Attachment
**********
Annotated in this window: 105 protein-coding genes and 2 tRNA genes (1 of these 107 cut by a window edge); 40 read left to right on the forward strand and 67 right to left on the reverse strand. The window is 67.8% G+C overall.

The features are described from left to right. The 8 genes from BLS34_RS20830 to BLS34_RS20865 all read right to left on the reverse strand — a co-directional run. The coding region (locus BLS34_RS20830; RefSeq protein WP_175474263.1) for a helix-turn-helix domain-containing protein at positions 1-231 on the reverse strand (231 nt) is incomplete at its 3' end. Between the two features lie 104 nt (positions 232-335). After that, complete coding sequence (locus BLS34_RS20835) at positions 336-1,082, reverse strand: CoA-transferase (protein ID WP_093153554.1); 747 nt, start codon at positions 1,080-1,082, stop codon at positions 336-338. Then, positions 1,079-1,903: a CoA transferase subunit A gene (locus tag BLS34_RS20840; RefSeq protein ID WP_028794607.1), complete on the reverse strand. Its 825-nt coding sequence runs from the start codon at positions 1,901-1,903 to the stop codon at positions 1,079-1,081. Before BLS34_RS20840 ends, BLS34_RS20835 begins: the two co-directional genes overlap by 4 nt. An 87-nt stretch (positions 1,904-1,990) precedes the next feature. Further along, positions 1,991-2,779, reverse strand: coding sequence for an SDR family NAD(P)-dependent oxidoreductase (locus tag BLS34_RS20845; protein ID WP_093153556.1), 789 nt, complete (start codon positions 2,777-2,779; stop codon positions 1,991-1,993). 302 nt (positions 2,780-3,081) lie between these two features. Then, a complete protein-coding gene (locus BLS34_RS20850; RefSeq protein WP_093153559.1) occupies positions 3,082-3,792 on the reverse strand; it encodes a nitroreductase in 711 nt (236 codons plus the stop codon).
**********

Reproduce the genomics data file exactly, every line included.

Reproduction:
Annotated in this window: 105 protein-coding genes and 2 tRNA genes (1 of these 107 cut by a window edge); 40 read left to right on the forward strand and 67 right to left on the reverse strand. The window is 67.8% G+C overall.

The features are described from left to right. The 8 genes from BLS34_RS20830 to BLS34_RS20865 all read right to left on the reverse strand — a co-directional run. The coding region (locus BLS34_RS20830; RefSeq protein WP_175474263.1) for a helix-turn-helix domain-containing protein at positions 1-231 on the reverse strand (231 nt) is incomplete at its 3' end. Between the two features lie 104 nt (positions 232-335). After that, complete coding sequence (locus BLS34_RS20835) at positions 336-1,082, reverse strand: CoA-transferase (protein ID WP_093153554.1); 747 nt, start codon at positions 1,080-1,082, stop codon at positions 336-338. Then, positions 1,079-1,903: a CoA transferase subunit A gene (locus tag BLS34_RS20840; RefSeq protein ID WP_028794607.1), complete on the reverse strand. Its 825-nt coding sequence runs from the start codon at positions 1,901-1,903 to the stop codon at positions 1,079-1,081. Before BLS34_RS20840 ends, BLS34_RS20835 begins: the two co-directional genes overlap by 4 nt. An 87-nt stretch (positions 1,904-1,990) precedes the next feature. Further along, positions 1,991-2,779, reverse strand: coding sequence for an SDR family NAD(P)-dependent oxidoreductase (locus tag BLS34_RS20845; protein ID WP_093153556.1), 789 nt, complete (start codon positions 2,777-2,779; stop codon positions 1,991-1,993). 302 nt (positions 2,780-3,081) lie between these two features. Then, a complete protein-coding gene (locus BLS34_RS20850; RefSeq protein WP_093153559.1) occupies positions 3,082-3,792 on the reverse strand; it encodes a nitroreductase in 711 nt (236 codons plus the stop codon).